Being completely honest, I disliked neurology. Not so much the subject, but rather the process of learning it. Every block in medical school requires countless hours of studying, but depending on how much you enjoy the subject, those hours can feel more or less tedious. Neuro is extremely complex, and there is still so much about the brain that we don’t understand! This makes it fascinating. but the course requires a ton of rote memorization. I personally enjoy more conceptual and application-based learning, but medical school certainly requires skill in both.
My best tips for studying neuro:
- Remember that the brain is a 3-dimensional structure. Get comfortable looking at cross sections of the brain at different levels and using different cuts (coronal, sagittal, etc). These are good websites: 1, 2, 3
- Neuro is like it’s own language. Become familiar with common vocabulary definitions.
- Every time you learn about a neurotransmitter, ask yourself: What structure releases it? What is it’s function? What disease state occurs in it’s absence?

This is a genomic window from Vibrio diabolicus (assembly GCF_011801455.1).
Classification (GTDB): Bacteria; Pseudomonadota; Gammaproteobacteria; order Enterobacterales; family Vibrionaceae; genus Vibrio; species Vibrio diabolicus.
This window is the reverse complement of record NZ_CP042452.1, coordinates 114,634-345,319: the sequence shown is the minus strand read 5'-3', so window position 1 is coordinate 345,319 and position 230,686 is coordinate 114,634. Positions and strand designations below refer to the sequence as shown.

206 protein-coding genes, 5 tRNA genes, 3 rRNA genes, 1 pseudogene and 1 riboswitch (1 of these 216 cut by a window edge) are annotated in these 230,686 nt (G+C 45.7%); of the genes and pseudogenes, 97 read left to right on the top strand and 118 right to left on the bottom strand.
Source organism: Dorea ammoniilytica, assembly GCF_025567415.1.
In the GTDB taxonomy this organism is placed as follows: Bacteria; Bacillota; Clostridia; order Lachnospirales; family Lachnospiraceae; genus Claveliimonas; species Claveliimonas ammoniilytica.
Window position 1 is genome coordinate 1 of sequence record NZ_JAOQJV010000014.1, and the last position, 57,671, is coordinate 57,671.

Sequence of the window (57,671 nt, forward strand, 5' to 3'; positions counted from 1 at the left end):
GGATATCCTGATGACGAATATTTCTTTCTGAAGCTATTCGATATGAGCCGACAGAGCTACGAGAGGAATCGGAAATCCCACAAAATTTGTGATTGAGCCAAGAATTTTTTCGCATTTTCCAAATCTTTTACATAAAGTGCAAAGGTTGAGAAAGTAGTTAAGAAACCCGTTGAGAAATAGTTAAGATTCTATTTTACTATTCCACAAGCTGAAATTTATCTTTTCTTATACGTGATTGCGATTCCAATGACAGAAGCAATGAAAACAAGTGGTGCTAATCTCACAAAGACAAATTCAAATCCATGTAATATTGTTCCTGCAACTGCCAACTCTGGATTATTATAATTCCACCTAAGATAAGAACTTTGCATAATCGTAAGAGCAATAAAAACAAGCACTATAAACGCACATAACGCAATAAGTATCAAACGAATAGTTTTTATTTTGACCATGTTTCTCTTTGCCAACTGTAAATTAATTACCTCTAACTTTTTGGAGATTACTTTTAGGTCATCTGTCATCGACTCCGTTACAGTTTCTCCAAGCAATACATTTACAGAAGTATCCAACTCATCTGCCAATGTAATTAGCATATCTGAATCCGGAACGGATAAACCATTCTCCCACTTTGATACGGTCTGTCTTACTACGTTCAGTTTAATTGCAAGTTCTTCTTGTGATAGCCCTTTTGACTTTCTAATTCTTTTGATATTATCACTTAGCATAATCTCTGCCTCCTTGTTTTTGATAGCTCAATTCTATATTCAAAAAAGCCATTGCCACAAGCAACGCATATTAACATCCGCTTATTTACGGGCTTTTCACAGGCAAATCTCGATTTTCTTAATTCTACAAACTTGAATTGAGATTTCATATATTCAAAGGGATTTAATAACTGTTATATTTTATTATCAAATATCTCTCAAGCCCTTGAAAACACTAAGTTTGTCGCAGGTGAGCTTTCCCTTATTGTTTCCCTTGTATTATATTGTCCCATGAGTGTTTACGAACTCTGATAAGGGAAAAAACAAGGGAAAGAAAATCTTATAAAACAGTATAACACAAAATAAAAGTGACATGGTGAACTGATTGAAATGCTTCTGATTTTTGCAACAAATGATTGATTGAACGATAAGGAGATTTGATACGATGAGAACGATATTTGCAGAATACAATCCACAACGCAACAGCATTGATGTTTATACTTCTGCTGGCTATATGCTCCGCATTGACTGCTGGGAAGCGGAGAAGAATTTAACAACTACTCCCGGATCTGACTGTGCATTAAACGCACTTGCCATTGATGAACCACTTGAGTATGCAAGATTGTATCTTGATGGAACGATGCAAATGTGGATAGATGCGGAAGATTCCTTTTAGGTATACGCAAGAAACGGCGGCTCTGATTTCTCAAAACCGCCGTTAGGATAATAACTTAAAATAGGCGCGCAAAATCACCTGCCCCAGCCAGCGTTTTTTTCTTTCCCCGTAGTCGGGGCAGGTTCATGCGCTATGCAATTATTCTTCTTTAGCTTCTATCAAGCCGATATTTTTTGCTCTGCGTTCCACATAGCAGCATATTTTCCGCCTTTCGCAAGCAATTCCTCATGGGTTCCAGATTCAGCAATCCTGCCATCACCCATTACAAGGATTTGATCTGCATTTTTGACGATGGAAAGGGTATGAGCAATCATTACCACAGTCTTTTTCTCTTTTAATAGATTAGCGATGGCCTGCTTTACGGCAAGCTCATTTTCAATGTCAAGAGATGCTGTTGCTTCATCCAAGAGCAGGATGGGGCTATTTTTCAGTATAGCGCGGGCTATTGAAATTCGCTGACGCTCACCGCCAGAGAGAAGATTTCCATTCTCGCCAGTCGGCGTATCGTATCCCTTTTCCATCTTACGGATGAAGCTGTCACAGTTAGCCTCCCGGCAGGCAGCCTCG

- Know how to play your professor’s favorite game: “Where is the lesion?” This website can help you practice.
- Learn the Brainstem “Rules of 4.” This is a handy shortcut which can help you quickly locate lesions. Here are good explanations: 1, 2
- Armando’s hand-drawn tutorials are bomb.
- Dr. Najeeb is also the bomb.
- The Spinothalamic, Corticospinal, and Dorsal Column Medial Lemniscus pathways are the most important tracts to learn. Know where these pathways cross to the contralateral side (i.e. Corticospinal tract crosses in the inferior medulla at the pyramidal decussation).
- The name tells you where the pathway/tract goes: the first word is where it starts, and the second word tells you where it’s going. For example, the Corticospinal tract starts in the cerebral cortex and goes to the spine, whereas the Spinothalamic tract starts in the spine and goes to the thalamus.
- First Aid for the USMLE – I always recommended this with each systems course, simply to follow along and use it as a supplement, because you may want to annotate your hard copy. This way, when it comes time to study for boards, you have a condensed version of high-yield notes.
“Biology gives you a brain. Life turns it into a mind.”